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Stuart W. Mirsky
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Subjects and Objects

A consideration of the differences between subjects and objects and why awareness of these states seems to exert a conflicting, and seemingly irreconcilable, pull on our thinking.

. . . the world stands before us, those of us with the right systems of course, and it is that world in which we live, in which we find ourselves when we open our eyes. But sometimes some of us take an extra step, especially among the subspecies of primates that we belong to, and then we become aware of this very fact of awareness itself. We think about how the entire world we encounter through our sensory faculties, our remembered experiences and the pictures we build of these, in what we sometimes call our mind’s eye, when we imagine or plan or seek to make sense of the things we recall, is really just our awareness of it. Subtract awareness and we are as inert as a stone, or as a mechanical device which moves through the agency of others and not by its own volition. Nothing is known by a stone and so, for the stone, nothing is.

And now we think here is the truth of it. We are, in the end, subjects and everything else around us is . . . what? Objects only, objects of our experiences. The only reality, it begins to seem to us, is the reality of ourselves, of this moment in which we perceive or remember, or think about the things we perceive or remember. And this now gains a significance for us that has the power to change how we view the world. No longer, we think, are we fellow objects in a world of objects, fellow objects, that is, which are members of a small class of those objects that just happen to have the feature of being aware. Now it seems to us, or to many of us who go down this path, that there is a specialness at work, that the unique trait which our sub-class of objects has and which is denied the others, sets us apart from the rest in some unique and unbridgeable way. We are the observers, they the observed.

Carried to extremes some who think this way may begin to question whether or not even the other members of the small class of objects which give the appearance of a subjective life are, in fact, subjects at all. Can they really be subjects as we are if the only real evidence we have of them is as observed objects? And so the explicit discovery of our own subjectivity leads eventually to the idea that being a subject is outside the world the subject has its subjectivity about, the world of which the subject is aware. We imagine ourselves as a source of light shining on this or that object to illumine it in the glow of our observation and then passing on. . . .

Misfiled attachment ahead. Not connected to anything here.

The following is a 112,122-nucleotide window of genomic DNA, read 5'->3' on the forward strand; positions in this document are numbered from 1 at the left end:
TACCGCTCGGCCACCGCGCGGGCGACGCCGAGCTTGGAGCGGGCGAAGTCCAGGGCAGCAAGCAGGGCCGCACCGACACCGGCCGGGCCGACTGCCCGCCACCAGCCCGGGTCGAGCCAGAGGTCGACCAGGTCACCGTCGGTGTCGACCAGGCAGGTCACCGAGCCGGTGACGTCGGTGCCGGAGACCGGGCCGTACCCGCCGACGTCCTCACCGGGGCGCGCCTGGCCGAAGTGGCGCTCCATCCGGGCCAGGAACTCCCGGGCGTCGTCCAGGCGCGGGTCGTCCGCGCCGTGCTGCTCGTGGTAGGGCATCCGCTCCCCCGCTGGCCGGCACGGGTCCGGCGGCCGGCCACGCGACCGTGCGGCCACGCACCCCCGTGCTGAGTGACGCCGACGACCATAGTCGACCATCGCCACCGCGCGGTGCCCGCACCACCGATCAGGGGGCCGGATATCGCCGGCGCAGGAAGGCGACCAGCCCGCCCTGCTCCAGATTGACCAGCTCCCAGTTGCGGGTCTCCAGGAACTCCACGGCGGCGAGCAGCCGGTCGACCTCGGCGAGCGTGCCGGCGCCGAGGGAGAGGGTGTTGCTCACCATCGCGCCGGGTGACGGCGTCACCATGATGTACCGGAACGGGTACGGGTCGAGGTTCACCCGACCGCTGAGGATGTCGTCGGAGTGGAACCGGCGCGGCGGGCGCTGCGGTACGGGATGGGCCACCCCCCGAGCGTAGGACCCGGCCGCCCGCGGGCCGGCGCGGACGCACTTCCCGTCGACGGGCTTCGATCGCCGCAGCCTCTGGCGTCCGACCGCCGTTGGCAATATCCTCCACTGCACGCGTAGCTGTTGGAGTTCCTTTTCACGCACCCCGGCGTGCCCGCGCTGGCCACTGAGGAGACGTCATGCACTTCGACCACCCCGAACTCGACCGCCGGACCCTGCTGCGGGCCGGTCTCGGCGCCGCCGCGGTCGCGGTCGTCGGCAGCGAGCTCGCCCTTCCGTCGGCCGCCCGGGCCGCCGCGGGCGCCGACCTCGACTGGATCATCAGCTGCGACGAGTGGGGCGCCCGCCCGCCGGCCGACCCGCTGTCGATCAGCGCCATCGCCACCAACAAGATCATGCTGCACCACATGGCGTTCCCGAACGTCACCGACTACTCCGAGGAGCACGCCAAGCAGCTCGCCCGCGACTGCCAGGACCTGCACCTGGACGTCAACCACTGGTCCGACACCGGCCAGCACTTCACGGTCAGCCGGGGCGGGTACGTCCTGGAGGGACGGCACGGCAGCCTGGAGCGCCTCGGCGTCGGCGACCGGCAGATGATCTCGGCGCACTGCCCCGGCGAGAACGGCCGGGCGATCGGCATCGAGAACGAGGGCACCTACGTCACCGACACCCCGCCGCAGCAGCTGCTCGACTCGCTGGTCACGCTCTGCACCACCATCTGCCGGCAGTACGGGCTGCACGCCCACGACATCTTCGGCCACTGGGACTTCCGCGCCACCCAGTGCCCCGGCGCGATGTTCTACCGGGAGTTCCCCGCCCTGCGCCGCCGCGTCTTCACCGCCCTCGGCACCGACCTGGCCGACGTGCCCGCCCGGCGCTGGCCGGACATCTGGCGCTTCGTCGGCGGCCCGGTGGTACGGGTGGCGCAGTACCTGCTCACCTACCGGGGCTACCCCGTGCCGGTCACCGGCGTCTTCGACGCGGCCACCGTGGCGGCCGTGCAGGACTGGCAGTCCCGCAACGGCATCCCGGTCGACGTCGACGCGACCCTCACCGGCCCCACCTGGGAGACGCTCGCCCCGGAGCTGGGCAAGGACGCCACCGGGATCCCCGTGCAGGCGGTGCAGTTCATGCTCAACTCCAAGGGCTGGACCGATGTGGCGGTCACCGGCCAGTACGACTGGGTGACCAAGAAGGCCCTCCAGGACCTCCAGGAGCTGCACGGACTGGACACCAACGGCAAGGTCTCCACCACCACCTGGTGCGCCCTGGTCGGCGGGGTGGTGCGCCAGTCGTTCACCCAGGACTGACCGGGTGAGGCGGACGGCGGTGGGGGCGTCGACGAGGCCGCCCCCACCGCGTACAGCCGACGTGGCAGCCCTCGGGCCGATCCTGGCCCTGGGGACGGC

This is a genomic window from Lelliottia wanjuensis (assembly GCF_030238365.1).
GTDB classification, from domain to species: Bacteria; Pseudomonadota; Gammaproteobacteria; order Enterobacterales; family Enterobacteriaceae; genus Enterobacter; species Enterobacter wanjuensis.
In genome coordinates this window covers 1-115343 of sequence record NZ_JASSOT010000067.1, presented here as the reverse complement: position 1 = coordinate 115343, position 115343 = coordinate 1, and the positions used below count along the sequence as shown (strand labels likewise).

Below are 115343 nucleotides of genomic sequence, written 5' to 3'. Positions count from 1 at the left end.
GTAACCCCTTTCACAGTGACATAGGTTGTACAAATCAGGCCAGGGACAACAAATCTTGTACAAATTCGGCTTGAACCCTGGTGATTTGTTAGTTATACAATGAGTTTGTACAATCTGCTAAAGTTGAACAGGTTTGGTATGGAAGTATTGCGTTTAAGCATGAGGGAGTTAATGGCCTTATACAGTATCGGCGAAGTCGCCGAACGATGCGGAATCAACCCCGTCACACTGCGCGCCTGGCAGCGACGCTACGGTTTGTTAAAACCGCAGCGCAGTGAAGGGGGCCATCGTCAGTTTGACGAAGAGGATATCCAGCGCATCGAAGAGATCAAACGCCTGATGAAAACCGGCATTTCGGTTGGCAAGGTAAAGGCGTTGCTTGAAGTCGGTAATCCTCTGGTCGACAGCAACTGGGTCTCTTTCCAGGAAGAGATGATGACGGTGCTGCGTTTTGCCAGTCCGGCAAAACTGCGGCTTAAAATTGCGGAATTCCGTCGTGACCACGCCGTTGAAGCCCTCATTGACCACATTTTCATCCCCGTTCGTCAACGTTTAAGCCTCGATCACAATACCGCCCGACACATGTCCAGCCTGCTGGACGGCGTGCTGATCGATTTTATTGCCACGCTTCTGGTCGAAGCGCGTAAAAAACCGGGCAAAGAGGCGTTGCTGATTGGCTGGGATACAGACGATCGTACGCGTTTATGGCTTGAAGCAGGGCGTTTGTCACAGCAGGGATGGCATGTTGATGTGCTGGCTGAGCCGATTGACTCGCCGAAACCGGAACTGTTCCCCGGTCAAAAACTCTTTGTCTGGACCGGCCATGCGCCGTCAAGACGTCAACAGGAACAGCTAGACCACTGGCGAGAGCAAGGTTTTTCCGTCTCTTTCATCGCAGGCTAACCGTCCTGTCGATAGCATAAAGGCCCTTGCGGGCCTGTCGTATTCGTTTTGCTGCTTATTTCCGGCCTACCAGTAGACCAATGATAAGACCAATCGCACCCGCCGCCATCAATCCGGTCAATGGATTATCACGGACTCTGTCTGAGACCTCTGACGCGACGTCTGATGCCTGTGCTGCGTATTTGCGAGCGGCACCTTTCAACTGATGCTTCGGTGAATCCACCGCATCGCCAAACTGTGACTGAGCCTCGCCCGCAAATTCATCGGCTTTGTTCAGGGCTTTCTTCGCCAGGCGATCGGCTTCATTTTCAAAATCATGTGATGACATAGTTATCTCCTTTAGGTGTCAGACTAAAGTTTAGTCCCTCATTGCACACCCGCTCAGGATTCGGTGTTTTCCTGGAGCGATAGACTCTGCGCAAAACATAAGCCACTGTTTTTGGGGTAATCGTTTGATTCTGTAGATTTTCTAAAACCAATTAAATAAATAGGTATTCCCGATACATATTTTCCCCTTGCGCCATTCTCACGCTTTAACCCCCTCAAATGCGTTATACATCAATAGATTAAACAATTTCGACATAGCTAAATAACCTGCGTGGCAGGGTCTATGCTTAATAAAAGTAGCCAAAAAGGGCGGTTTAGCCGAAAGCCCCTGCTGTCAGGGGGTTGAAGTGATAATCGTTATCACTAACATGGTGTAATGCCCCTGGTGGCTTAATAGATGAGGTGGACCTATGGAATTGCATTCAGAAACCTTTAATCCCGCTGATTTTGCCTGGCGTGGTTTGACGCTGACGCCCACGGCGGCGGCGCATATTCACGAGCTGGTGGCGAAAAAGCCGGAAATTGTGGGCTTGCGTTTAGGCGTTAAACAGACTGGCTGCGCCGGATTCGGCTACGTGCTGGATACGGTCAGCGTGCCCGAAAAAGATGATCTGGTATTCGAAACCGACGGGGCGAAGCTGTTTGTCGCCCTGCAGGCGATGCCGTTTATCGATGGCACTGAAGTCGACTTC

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Teaching Mathematics Differently?

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Wittgenstein Wins Contest



Picked this up from Ordinary Language Philosophy and Literary Studies Online. OLP

Melvyn Bragg and his guests discuss Ordinary Language Philosophy, a school of thought which emerged in Oxford in the years following World War II. With its roots in the work of Ludwig Wittgenstein, Ordinary Language Philosophy is concerned with the meanings of words as used in everyday speech. Its adherents believed that many philosophical problems were created by the misuse of words, and that if such ‘ordinary language’ were correctly analysed, such problems would disappear. Philosophers associated with the school include some of the most distinguished British thinkers of the twentieth century, such as Gilbert Ryle and JL Austin.

Here is the broadcast: Broadcast
Here is the complete program: Complete Program

A Matter of Ethics

Updated on November 7, 2013 by Registered CommenterStuart W. Mirsky

Considers some possibilities in finding justifications for the validity of our moral claims. If the basis of such claims cannot be justified in some bottom line way, can the claims we base on them be argued for at all?

I once tried unsuccessfully to argue that moral claims are based on the general principle of self-improvement and that self-improvement takes many forms and that how we understand it will determine the nature of the moral judgments we make . . . in the final analysis there is only one really reliable form of self-improvement [I argued] because all other options are too limited in scope to truly represent real improvement of the self . . . because, I thought, the self was rather like Kant's transcendental subject, clothed in our experiences, memories, beliefs, etc., and the point was to act in ways that most aligned with this purest core of our being. Alas, for me, the argument could not even withstand my own scrutiny of it.

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Love, Brain Chemicals & Free Will

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On Facts and Intelligence

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